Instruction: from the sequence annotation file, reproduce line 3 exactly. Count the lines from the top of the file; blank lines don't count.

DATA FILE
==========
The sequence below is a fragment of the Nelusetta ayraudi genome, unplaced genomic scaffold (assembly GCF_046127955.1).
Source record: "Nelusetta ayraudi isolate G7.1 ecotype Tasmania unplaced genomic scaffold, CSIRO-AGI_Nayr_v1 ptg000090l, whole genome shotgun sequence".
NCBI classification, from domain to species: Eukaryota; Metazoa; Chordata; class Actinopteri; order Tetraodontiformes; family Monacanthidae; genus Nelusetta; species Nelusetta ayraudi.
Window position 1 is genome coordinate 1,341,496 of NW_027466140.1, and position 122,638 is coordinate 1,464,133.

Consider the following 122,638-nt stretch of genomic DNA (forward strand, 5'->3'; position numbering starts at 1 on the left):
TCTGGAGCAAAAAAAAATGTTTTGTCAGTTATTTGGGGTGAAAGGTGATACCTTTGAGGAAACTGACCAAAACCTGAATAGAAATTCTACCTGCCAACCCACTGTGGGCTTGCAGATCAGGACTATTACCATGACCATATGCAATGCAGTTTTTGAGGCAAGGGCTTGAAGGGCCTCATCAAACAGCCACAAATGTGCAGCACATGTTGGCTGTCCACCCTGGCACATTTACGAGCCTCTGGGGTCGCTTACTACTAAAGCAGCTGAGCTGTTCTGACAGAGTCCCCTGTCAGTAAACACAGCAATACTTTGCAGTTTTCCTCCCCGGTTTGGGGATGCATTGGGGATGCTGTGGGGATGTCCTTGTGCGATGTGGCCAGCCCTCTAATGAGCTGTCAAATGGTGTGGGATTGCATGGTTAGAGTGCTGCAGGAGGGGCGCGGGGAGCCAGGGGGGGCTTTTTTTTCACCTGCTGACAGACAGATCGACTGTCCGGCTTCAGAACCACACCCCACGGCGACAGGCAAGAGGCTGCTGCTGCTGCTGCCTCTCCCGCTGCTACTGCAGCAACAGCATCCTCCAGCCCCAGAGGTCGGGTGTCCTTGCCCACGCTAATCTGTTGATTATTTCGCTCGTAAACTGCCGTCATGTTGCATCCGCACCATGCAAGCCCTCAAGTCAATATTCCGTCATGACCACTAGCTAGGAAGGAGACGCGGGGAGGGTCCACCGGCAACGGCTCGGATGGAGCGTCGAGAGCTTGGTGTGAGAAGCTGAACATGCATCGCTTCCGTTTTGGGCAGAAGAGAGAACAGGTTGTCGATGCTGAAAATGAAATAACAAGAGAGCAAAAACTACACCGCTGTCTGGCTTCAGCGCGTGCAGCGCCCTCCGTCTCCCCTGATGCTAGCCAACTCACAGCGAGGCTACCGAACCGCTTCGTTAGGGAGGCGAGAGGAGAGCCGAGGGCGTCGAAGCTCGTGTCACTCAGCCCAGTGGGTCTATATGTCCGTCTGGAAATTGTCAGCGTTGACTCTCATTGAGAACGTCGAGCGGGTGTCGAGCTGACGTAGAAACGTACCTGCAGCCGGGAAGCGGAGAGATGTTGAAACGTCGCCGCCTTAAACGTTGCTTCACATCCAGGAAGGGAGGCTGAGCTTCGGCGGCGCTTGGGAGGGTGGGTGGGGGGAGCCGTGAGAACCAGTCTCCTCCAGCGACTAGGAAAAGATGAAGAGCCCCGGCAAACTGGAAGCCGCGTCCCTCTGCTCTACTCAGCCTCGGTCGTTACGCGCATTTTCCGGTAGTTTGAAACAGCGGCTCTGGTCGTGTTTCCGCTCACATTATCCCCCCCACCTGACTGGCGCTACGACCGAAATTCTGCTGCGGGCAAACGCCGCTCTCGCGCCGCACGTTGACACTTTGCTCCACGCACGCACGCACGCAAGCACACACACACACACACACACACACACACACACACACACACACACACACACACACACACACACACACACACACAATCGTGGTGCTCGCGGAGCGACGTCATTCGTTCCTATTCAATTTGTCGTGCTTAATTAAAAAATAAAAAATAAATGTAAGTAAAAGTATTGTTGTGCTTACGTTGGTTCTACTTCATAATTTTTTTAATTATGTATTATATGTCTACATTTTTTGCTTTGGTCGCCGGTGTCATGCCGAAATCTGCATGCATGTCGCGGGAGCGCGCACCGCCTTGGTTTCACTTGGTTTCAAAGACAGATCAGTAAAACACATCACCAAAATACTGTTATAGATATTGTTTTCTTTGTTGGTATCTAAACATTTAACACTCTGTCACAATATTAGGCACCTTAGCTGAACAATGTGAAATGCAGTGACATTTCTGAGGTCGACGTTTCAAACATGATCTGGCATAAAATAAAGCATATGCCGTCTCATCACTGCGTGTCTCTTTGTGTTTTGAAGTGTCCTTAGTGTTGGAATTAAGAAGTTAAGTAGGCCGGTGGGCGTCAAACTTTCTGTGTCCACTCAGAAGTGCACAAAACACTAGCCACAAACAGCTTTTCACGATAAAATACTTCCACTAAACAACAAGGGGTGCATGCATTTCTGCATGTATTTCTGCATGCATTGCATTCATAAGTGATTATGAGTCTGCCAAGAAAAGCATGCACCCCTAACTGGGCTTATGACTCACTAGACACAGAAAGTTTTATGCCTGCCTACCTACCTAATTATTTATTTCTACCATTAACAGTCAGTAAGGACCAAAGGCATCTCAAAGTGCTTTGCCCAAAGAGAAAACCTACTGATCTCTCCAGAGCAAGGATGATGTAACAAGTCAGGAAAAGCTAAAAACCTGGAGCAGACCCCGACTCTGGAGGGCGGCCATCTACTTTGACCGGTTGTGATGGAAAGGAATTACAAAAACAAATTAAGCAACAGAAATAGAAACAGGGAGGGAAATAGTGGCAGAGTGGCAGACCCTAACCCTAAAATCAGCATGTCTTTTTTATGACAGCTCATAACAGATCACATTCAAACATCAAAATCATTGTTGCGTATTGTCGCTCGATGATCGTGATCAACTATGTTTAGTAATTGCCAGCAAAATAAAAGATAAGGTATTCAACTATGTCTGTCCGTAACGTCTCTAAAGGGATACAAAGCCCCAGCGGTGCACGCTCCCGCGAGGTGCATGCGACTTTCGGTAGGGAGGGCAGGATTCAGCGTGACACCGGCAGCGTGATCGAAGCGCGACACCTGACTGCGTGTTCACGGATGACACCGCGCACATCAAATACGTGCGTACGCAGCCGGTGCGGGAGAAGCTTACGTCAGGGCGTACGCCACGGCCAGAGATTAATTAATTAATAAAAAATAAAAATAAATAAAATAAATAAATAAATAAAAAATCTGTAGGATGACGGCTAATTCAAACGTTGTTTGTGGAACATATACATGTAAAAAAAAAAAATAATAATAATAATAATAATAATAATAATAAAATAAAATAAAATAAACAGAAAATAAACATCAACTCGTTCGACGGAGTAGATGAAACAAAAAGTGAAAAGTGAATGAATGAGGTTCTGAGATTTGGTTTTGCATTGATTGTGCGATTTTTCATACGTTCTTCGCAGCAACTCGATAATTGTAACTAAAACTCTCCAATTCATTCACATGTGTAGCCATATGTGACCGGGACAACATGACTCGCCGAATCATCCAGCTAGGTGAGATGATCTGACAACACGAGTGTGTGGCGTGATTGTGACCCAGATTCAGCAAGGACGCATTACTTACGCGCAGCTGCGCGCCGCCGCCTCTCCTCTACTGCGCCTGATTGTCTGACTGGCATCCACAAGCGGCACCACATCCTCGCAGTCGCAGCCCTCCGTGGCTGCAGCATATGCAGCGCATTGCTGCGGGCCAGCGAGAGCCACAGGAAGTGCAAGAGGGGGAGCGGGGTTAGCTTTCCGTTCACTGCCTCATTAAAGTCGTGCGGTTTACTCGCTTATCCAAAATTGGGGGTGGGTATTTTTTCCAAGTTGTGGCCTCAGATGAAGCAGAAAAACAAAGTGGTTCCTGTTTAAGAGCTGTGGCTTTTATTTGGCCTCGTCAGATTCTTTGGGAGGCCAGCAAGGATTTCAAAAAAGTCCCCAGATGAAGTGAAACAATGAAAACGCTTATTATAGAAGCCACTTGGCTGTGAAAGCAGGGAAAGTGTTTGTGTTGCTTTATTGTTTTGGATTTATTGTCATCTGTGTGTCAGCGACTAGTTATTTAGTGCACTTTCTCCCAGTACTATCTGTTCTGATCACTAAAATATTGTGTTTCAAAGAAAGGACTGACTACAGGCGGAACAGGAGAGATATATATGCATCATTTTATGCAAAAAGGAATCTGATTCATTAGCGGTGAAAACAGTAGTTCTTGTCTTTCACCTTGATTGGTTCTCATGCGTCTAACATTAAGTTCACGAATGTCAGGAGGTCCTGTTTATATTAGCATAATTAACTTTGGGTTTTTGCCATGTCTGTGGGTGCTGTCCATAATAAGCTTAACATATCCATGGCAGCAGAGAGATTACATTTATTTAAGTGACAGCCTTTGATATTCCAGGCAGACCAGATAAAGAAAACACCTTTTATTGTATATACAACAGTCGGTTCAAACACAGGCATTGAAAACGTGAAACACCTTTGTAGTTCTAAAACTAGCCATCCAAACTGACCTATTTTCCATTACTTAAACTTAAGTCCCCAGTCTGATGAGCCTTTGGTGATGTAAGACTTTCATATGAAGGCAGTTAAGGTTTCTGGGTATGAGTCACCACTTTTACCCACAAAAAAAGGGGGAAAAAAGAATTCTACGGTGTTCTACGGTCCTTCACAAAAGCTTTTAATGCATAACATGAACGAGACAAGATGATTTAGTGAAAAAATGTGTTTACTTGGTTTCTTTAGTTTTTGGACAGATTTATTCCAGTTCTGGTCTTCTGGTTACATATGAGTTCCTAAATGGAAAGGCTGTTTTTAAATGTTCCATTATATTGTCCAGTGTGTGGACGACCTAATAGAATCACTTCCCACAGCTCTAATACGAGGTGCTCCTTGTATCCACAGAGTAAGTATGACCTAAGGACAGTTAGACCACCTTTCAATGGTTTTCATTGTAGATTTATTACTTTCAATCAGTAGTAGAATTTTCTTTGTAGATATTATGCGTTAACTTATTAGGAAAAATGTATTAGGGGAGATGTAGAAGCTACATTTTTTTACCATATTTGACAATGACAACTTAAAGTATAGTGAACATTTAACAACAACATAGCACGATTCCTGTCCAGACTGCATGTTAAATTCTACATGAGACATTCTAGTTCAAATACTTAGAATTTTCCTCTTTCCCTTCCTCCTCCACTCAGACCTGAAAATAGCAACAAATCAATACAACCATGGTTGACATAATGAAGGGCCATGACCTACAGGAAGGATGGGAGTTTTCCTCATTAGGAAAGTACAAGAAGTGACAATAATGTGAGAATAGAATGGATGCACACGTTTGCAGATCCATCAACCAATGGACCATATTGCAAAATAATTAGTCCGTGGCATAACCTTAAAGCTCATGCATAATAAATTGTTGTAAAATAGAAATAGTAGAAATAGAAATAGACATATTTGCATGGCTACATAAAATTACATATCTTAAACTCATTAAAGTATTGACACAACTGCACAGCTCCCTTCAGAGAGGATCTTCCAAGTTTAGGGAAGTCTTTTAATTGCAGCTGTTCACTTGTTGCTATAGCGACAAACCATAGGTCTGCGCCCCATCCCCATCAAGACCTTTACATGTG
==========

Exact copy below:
NCBI classification, from domain to species: Eukaryota; Metazoa; Chordata; class Actinopteri; order Tetraodontiformes; family Monacanthidae; genus Nelusetta; species Nelusetta ayraudi.